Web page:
This is a nicely illustrated expansion of the Hansel and Gretel story. It keeps many of the tale's motifs and puts the focus on the children as part of their family unit. Hansel and Gretel live with their mother and father, Gabriel and Lisette, and all is good until a wicked witch, Belladonna, becomes jealous of Lisette and sets her sights on Gabriel and the children. She turns Lisette into a weeping willow tree, shape shifts into a beautiful young woman and pretends that she almost died while trying to prevent Lisette from drowning. Before long, she worms her way into the family and wins Gabriel's love, becoming his new bride. When the children cannot accept her, she brings a famine to the land and sets about getting rid of the kids in the usual way. Gabriel only pretends to go along with her demands to lose the children in the forest and helps them with the stones and breadcrumbs. When Belladonna learns of this, she turns Gabriel to stone and carries out the gingerbread house plan. After Gretel dispatches the witch in the oven, the kids return home, taking the hag's formerly fierce wolf-dog and discovering that her spells have been broken: the land is back in plenty and their parents are whole and healthy.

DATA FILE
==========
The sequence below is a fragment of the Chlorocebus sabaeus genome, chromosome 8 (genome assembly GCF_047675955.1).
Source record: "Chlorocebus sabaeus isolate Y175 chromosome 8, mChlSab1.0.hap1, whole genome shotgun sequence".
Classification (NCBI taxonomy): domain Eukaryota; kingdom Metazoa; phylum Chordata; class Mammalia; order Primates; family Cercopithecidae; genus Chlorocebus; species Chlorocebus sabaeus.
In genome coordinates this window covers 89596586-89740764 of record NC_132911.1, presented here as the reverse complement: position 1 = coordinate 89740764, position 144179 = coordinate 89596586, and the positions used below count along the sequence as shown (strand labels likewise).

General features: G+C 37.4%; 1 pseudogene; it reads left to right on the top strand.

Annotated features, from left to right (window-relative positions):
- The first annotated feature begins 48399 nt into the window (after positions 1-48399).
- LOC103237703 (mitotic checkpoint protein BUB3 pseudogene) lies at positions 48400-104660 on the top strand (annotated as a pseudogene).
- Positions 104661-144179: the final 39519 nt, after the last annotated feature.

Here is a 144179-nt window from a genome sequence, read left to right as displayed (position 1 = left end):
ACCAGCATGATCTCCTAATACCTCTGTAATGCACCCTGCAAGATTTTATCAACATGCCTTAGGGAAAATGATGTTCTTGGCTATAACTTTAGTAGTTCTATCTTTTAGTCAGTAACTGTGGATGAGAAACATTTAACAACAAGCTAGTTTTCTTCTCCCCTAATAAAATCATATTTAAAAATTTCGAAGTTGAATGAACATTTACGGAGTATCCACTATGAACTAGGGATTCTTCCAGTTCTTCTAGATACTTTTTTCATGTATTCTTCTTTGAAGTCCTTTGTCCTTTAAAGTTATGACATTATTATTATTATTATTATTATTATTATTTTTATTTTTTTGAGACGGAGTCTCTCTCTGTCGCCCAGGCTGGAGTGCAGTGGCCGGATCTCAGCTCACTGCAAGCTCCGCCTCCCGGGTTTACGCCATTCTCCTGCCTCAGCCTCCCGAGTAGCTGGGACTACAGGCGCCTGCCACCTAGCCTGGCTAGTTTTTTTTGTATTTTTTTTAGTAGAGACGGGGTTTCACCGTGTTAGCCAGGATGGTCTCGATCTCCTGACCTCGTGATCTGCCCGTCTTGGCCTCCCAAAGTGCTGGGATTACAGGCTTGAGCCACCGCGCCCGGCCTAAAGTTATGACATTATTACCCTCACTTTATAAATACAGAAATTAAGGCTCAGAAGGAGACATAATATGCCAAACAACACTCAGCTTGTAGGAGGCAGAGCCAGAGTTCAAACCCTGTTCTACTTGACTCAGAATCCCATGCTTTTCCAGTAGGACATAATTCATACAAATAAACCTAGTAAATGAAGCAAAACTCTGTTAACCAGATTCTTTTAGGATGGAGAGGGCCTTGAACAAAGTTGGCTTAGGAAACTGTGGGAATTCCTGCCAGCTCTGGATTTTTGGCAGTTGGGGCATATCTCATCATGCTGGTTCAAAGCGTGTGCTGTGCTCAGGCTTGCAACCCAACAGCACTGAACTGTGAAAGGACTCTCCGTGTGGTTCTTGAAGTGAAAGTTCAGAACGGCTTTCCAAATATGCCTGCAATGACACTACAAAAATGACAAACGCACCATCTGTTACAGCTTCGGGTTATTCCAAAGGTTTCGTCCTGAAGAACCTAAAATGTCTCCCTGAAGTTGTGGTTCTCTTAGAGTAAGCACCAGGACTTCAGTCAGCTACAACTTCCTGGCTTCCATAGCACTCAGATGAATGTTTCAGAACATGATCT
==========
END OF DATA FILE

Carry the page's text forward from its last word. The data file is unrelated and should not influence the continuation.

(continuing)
Clark's pictures have a pleasant, homey feel with characters dressed in folkloric patterned aprons and kerchiefs, pages bordered with vines, flowers and birds, and titles suggestive of  cross stitching. The family farm is full of chickens and the un-cursed forest teems with birds and animals. The witch's gingerbread house is cute as can be, surrounded by daisies, but her courtyard is a mess, filled with sticks, stones and bones. In her wifely form, Belladonna has disturbingly electric green eyes and in her full-on witchery she has pink eyes, a bulbous, warty nose, an abundance of facial hair and scraggly grey locks.